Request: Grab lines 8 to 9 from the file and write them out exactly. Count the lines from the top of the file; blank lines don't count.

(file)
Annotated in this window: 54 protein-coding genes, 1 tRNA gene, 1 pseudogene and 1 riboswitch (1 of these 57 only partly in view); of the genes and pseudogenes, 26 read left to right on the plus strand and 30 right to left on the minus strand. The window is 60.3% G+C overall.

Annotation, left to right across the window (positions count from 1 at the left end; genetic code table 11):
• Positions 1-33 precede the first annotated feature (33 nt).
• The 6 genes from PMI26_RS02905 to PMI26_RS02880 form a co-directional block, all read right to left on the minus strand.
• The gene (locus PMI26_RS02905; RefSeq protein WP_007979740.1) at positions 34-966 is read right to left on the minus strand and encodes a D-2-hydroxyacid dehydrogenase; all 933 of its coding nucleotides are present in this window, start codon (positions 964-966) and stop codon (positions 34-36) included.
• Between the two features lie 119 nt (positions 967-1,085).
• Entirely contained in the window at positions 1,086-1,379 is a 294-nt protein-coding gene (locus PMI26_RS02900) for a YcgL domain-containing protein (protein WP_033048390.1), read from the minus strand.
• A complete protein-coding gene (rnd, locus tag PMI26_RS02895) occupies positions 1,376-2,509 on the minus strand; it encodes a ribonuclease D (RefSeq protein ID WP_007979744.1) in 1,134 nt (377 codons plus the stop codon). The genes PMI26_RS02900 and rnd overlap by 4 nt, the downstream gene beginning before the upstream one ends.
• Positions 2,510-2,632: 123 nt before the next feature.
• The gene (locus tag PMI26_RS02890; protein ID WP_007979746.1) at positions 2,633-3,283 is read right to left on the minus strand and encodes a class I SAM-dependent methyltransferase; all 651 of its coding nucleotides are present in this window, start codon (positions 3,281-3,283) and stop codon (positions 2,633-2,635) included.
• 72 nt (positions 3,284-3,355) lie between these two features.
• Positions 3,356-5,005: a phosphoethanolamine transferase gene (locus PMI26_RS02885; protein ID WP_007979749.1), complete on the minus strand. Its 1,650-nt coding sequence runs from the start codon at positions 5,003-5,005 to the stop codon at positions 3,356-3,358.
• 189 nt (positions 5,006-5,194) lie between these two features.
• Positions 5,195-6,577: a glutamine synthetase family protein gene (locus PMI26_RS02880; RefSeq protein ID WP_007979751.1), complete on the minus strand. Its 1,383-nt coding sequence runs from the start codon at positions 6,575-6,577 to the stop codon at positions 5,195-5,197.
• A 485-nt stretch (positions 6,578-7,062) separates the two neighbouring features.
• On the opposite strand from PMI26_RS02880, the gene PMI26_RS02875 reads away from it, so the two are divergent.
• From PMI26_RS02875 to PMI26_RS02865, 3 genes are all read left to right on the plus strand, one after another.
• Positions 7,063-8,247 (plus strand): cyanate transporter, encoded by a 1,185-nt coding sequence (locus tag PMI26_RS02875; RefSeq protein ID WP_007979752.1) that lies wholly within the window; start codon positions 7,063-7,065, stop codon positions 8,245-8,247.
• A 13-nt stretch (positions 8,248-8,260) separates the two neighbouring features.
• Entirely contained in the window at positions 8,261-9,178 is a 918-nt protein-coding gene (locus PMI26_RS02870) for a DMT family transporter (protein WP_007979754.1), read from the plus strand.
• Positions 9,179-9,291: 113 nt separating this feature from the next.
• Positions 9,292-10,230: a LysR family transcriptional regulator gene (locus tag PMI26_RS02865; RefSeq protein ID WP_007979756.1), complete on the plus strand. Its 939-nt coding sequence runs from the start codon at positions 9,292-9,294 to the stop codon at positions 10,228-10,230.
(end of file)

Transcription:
• A complete protein-coding gene (rnd, locus tag PMI26_RS02895) occupies positions 1,376-2,509 on the minus strand; it encodes a ribonuclease D (RefSeq protein ID WP_007979744.1) in 1,134 nt (377 codons plus the stop codon). The genes PMI26_RS02900 and rnd overlap by 4 nt, the downstream gene beginning before the upstream one ends.
• Positions 2,510-2,632: 123 nt before the next feature.